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Kicking Skyrim's Ass, Day 2: Too Early To Suck

Alduin has been given a little more time from being kicked in his dragonballs because I received the parts needed to do that RAID 10 upgrade I said I was going to do.  I ended up getting a couple of HGST Travelstar 7K1000 drives because Seagate doesn't sell 7200 RPM drives at 2.5" in 1TB size.  Performance is a little better, but not by as much as I was hoping: my Microsoft Experience Index for the storage went from 5.9 to 6.2.  Maybe I should have gone the hybrid SSD route after all.

That's done, so lets get back to beating Skyrim to a bloody pulp.
My attempts at long distance acupuncture have cured this bandit of her thieving ways.

At the point where I left off, I had killed my first dragon and the likable jarl of Whiterun rewarded me by naming me thane of Whiterun.  The title came with a housecarl, a domestic servant.  Enter nearly every Skyrim player's first and last NPC follower: Lydia.

Here's how Lydia looks like before you install
some mod that turns her into some kind of
unfeasibly-clad adolescent wet dream, you perv.
Lydia is a girl infamous for ironically saying, "I'm sworn to carry your burdens" so often that Bethesda actually patched the game to give her a few more lines along with making her a marriage candidate.  Is it any wonder that so many gamers wanted to get hitched to Lydia when she seems to understand marriage so well?

I will probably keep Lydia.  In addition to lugging around my junk, she can be the better half of a melee-focused juggernaut that this Dovahkiin was never meant to be.  That is, when she's not being a dumbass blocking my way in narrow corridors or an obstruction to every shot I line up.  These are all roles she savors with religious zeal.

My shiny new Dovahkiin has not even lost that designer layer of showroom grime yet, so Skyrim's end game imbalance will not be an issue for a few more levels.  Until then, there is a more manageable imbalance to worry about: I have to stop my combat skills from falling too far behind my non-combat skills, or I might find myself trying to fight off much tougher opponents than I can.  Come on Bethesda, would it have been that hard to calculate combat level based solely on combat skills?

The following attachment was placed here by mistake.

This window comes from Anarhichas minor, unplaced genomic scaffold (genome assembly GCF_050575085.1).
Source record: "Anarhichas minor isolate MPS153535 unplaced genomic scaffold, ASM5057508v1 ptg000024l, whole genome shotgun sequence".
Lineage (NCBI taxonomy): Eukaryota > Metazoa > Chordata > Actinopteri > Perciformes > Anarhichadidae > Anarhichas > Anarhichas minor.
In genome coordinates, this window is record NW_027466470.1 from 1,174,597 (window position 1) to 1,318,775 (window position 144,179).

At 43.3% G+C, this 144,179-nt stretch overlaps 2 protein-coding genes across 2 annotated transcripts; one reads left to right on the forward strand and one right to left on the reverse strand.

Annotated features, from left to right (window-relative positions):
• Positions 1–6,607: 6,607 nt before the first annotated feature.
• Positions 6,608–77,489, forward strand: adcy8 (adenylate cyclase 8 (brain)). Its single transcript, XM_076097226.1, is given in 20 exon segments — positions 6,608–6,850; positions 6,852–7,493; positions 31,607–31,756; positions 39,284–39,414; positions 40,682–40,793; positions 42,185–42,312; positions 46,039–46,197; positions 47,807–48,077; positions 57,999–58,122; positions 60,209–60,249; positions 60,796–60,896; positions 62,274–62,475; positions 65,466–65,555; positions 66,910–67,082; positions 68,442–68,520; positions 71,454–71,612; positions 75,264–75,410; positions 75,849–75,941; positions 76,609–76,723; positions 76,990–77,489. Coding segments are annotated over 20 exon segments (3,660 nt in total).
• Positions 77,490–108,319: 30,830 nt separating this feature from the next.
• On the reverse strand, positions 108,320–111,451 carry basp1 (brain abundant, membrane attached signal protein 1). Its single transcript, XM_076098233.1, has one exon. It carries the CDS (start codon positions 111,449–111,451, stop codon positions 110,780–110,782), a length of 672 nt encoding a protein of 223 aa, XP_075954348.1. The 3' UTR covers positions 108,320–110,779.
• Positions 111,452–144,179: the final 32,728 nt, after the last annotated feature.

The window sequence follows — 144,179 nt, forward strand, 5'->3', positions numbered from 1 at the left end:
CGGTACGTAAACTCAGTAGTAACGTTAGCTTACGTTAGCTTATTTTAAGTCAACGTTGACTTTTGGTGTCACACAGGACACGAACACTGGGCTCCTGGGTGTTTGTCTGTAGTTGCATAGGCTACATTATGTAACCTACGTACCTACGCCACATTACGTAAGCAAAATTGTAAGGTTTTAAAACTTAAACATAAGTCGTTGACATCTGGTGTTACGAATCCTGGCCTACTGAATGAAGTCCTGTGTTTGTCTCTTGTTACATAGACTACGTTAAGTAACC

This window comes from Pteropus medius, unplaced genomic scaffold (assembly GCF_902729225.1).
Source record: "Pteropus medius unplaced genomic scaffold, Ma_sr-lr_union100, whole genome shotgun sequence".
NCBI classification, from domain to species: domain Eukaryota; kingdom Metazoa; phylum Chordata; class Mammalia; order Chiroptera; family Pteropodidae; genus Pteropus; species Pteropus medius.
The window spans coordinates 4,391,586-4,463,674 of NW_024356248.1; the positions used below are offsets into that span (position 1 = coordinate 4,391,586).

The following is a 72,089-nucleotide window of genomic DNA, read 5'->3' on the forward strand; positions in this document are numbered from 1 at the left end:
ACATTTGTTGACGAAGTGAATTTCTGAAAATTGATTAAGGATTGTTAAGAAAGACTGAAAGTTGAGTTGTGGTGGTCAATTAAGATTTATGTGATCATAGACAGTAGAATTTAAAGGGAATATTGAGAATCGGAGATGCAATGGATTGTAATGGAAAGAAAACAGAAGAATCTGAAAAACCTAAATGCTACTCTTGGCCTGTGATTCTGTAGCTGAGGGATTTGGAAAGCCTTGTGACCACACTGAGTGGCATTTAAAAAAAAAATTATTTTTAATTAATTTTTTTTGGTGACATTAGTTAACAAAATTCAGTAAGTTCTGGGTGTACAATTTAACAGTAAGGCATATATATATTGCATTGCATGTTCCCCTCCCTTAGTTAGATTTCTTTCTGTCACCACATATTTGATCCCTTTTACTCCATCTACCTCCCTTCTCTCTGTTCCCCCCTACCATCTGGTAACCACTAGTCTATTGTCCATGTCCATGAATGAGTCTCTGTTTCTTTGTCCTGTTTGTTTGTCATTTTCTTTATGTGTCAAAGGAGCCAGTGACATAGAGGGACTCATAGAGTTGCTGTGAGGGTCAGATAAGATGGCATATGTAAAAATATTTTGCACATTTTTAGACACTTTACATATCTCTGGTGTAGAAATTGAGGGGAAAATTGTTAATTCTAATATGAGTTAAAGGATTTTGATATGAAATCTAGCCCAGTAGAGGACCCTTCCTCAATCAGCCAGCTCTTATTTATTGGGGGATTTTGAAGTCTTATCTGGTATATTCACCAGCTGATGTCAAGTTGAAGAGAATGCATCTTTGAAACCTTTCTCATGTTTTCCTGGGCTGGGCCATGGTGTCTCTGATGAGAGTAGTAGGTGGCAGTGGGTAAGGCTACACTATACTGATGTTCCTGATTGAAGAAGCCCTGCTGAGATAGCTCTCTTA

Leaving Whiterun, I kept my desire to wander off the beaten path mostly in check.  The goal here is to beat the game, breaking the back of the destroyer of the world, before I completely bore of Skyrim again.  Thus, I went straight to the next leg of the quest, climbing the several thousand steps to the throat of the world, High Hrothgar.
Screenshots like this make it hard for me to remember how broken this game
is.  It looks a little worse when you're not using the realistic lighting mod.
Even without, this game has plenty of reviewer-hypnotizing views in it.

It rained.  It rained the whole way up the treacherous mountain.  It rained while the blustering winds blew clouds of snow off the crags at the highest altitude in the game.  Some would say that the weather engine was malfunctioning, but I think Skyrim was making fun of me.

The rain vanished when I finally entered the temple at the top of the mountain.  Here, once again, were the Greybeards teaching me The Way Of The Voice, forcing me to sit through monotonous dialogue I had heard 20 times before.

Are you the Dragonborn?  Prove it by pushing your Shout button.  Oh, so you are the Dragonborn, let me give you lots of exposition about that.  Okay, stand here and wait while we upgrade your Shout.  Good, now stand here while we make an excuse as to why you don't need to kill a dragon to unlock that upgrade.  Great, so now we're going to make you Shout three times at these decoys we're going to inexplicably summon.  You're doing fantastic, you casual idiot, now lets see if you can follow that slowly walking guy out the back door.  Now that we're in the courtyard, stand around while we painstakingly teach you a new Shout and unlock it for the second time in so many minutes.  Okay, this next part is the greatest challenge of all: you need to navigate our cumbersome menu system so you can switch from one Shout to another.  Got your new Shout equipped?  Super, now jump through the hoop, boy!  Aim for the gate and jump through the hoop!  Good boy!  Pat on the head, off you go to the next leg of the quest.
The Greybeards aren't exactly party animals.